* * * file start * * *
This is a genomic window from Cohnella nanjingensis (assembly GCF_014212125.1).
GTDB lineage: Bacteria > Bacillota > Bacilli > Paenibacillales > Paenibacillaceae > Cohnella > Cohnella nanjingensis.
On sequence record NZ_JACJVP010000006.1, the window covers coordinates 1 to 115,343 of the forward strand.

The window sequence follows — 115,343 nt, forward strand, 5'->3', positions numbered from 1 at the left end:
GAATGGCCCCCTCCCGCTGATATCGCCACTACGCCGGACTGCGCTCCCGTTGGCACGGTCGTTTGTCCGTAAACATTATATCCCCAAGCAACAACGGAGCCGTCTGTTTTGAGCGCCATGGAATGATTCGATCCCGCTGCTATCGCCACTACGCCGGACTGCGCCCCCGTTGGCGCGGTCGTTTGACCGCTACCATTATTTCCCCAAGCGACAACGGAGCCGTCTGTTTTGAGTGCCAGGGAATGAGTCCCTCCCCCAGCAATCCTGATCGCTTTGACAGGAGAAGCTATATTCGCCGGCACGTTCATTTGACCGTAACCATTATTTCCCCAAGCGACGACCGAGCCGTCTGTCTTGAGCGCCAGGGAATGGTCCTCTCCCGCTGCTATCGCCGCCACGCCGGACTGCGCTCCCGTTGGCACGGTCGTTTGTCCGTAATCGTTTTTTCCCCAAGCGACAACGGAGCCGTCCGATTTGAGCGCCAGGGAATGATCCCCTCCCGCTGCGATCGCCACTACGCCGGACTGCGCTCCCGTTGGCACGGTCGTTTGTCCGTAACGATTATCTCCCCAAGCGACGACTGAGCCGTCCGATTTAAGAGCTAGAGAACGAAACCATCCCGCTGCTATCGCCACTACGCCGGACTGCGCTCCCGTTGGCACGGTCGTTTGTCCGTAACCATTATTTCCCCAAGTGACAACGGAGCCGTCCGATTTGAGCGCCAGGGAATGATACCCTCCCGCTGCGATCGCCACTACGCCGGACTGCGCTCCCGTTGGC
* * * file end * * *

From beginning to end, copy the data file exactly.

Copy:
This is a genomic window from Cohnella nanjingensis (assembly GCF_014212125.1).
GTDB lineage: Bacteria > Bacillota > Bacilli > Paenibacillales > Paenibacillaceae > Cohnella > Cohnella nanjingensis.
On sequence record NZ_JACJVP010000006.1, the window covers coordinates 1 to 115,343 of the forward strand.

The window sequence follows — 115,343 nt, forward strand, 5'->3', positions numbered from 1 at the left end:
GAATGGCCCCCTCCCGCTGATATCGCCACTACGCCGGACTGCGCTCCCGTTGGCACGGTCGTTTGTCCGTAAACATTATATCCCCAAGCAACAACGGAGCCGTCTGTTTTGAGCGCCATGGAATGATTCGATCCCGCTGCTATCGCCACTACGCCGGACTGCGCCCCCGTTGGCGCGGTCGTTTGACCGCTACCATTATTTCCCCAAGCGACAACGGAGCCGTCTGTTTTGAGTGCCAGGGAATGAGTCCCTCCCCCAGCAATCCTGATCGCTTTGACAGGAGAAGCTATATTCGCCGGCACGTTCATTTGACCGTAACCATTATTTCCCCAAGCGACGACCGAGCCGTCTGTCTTGAGCGCCAGGGAATGGTCCTCTCCCGCTGCTATCGCCGCCACGCCGGACTGCGCTCCCGTTGGCACGGTCGTTTGTCCGTAATCGTTTTTTCCCCAAGCGACAACGGAGCCGTCCGATTTGAGCGCCAGGGAATGATCCCCTCCCGCTGCGATCGCCACTACGCCGGACTGCGCTCCCGTTGGCACGGTCGTTTGTCCGTAACGATTATCTCCCCAAGCGACGACTGAGCCGTCCGATTTAAGAGCTAGAGAACGAAACCATCCCGCTGCTATCGCCACTACGCCGGACTGCGCTCCCGTTGGCACGGTCGTTTGTCCGTAACCATTATTTCCCCAAGTGACAACGGAGCCGTCCGATTTGAGCGCCAGGGAATGATACCCTCCCGCTGCGATCGCCACTACGCCGGACTGCGCTCCCGTTGGC